Second shifts and political awakenings: Divorce and the political socialization of middle-aged women

Research output: Contribution to journalArticle

13 Citations (Scopus)

Abstract

Links between personal life events (e.g., divorce) and political socialization have been understudied, particularly in midlife populations. This study examined a longitudinal sample of 98 female graduates from the University of Michigan class of 1967. Participants were divided into two groups: divorced (N = 27) and married (N = 71). T-tests and Chi-Square analyses were used to examine differences between groups for political orientation, power discontent, system blame, feminist identity, common fate, social responsibility, and political participation. Results showed that divorced women, when compared with married women, had a more liberal/radical political orientation, more system blame for gender, active commitment to feminist identity, and a sense of common fate with other women. No significant differences were found for measures of past or current political involvement. Implications for normative life events to restructure political viewpoints and attitudes are discussed.

Original languageEnglish (US)
Pages (from-to)43-66
Number of pages24
JournalJournal of Divorce and Remarriage
Volume47
Issue number3-4
DOIs
StatePublished - 2007

Fingerprint

political socialization
political attitude
divorce
event
social responsibility
political participation
wife
Group
graduate
commitment
gender

Keywords

  • Divorce
  • Divorce and midlife
  • Divorce and women
  • Political socialization

ASJC Scopus subject areas

  • Human Factors and Ergonomics

Cite this

@article{ebfdd87a4a8d45a792a3338d7fef68e9,
title = "Second shifts and political awakenings: Divorce and the political socialization of middle-aged women",
abstract = "Links between personal life events (e.g., divorce) and political socialization have been understudied, particularly in midlife populations. This study examined a longitudinal sample of 98 female graduates from the University of Michigan class of 1967. Participants were divided into two groups: divorced (N = 27) and married (N = 71). T-tests and Chi-Square analyses were used to examine differences between groups for political orientation, power discontent, system blame, feminist identity, common fate, social responsibility, and political participation. Results showed that divorced women, when compared with married women, had a more liberal/radical political orientation, more system blame for gender, active commitment to feminist identity, and a sense of common fate with other women. No significant differences were found for measures of past or current political involvement. Implications for normative life events to restructure political viewpoints and attitudes are discussed.",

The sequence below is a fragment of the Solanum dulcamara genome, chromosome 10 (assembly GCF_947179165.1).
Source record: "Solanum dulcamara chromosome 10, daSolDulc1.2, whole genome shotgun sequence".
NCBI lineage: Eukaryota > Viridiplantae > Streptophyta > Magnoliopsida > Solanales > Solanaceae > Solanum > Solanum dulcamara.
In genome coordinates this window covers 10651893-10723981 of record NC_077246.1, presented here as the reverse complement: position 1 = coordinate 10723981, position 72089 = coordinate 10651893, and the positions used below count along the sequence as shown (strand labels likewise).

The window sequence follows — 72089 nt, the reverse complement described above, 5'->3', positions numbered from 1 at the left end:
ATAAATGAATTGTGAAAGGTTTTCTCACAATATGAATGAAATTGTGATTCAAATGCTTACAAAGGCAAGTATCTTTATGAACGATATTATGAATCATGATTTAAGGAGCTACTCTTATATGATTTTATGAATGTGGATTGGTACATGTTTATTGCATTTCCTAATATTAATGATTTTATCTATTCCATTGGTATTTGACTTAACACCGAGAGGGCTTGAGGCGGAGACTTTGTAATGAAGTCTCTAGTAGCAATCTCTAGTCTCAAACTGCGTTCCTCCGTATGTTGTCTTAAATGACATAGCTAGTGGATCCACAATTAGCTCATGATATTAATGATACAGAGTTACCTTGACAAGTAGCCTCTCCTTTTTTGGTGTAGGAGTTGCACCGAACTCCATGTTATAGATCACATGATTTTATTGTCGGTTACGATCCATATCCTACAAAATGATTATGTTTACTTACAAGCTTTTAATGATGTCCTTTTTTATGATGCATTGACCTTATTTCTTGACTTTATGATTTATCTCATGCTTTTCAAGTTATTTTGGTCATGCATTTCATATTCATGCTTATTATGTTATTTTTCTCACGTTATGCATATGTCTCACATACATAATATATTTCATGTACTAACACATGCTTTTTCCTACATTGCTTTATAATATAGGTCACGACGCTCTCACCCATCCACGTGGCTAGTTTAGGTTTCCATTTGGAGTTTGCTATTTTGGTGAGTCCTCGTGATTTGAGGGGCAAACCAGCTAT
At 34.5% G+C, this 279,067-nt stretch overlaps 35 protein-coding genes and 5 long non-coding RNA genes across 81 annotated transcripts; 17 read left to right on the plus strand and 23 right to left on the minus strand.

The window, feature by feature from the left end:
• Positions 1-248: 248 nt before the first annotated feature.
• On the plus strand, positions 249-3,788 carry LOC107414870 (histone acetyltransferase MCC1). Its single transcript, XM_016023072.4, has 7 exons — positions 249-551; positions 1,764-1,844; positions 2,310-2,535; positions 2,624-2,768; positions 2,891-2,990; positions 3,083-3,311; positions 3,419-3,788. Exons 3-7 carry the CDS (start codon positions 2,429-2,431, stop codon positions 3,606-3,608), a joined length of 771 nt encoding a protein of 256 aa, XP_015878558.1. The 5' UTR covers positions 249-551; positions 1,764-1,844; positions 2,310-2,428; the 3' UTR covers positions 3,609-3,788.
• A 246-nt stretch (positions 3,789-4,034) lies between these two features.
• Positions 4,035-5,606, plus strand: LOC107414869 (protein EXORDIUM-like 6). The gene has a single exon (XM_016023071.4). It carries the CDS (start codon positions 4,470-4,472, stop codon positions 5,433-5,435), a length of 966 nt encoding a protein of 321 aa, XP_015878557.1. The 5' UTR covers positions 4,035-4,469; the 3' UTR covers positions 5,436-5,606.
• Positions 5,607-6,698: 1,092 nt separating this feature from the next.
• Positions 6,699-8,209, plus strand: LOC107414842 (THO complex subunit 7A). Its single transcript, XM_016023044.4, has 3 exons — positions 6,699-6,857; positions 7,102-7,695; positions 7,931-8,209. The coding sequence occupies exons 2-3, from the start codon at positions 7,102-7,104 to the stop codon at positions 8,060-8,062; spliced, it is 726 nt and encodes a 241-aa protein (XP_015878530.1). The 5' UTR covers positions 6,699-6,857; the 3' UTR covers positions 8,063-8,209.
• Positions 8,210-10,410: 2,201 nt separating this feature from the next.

keywords = "Divorce, Divorce and midlife, Divorce and women, Political socialization",
author = "Breanne Fahs",
year = "2007",
doi = "10.1300/J087v47n03_03",
language = "English (US)",
volume = "47",
pages = "43--66",
journal = "Journal of Divorce and Remarriage",
issn = "1050-2556",
publisher = "Routledge",
number = "3-4",

}

TY - JOUR

T1 - Second shifts and political awakenings

T2 - Divorce and the political socialization of middle-aged women

AU - Fahs, Breanne

PY - 2007

Y1 - 2007

N2 - Links between personal life events (e.g., divorce) and political socialization have been understudied, particularly in midlife populations. This study examined a longitudinal sample of 98 female graduates from the University of Michigan class of 1967. Participants were divided into two groups: divorced (N = 27) and married (N = 71). T-tests and Chi-Square analyses were used to examine differences between groups for political orientation, power discontent, system blame, feminist identity, common fate, social responsibility, and political participation. Results showed that divorced women, when compared with married women, had a more liberal/radical political orientation, more system blame for gender, active commitment to feminist identity, and a sense of common fate with other women. No significant differences were found for measures of past or current political involvement. Implications for normative life events to restructure political viewpoints and attitudes are discussed.

AB - Links between personal life events (e.g., divorce) and political socialization have been understudied, particularly in midlife populations. This study examined a longitudinal sample of 98 female graduates from the University of Michigan class of 1967. Participants were divided into two groups: divorced (N = 27) and married (N = 71). T-tests and Chi-Square analyses were used to examine differences between groups for political orientation, power discontent, system blame, feminist identity, common fate, social responsibility, and political participation. Results showed that divorced women, when compared with married women, had a more liberal/radical political orientation, more system blame for gender, active commitment to feminist identity, and a sense of common fate with other women. No significant differences were found for measures of past or current political involvement. Implications for normative life events to restructure political viewpoints and attitudes are discussed.

KW - Divorce

KW - Divorce and midlife

KW - Divorce and women

KW - Political socialization

UR - http://www.scopus.com/inward/record.url?scp=34548500115&partnerID=8YFLogxK

UR - http://www.scopus.com/inward/citedby.url?scp=34548500115&partnerID=8YFLogxK

U2 - 10.1300/J087v47n03_03

DO - 10.1300/J087v47n03_03

M3 - Article

AN - SCOPUS:34548500115

VL - 47

SP - 43

EP - 66

JO - Journal of Divorce and Remarriage

JF - Journal of Divorce and Remarriage

SN - 1050-2556

IS - 3-4

ER -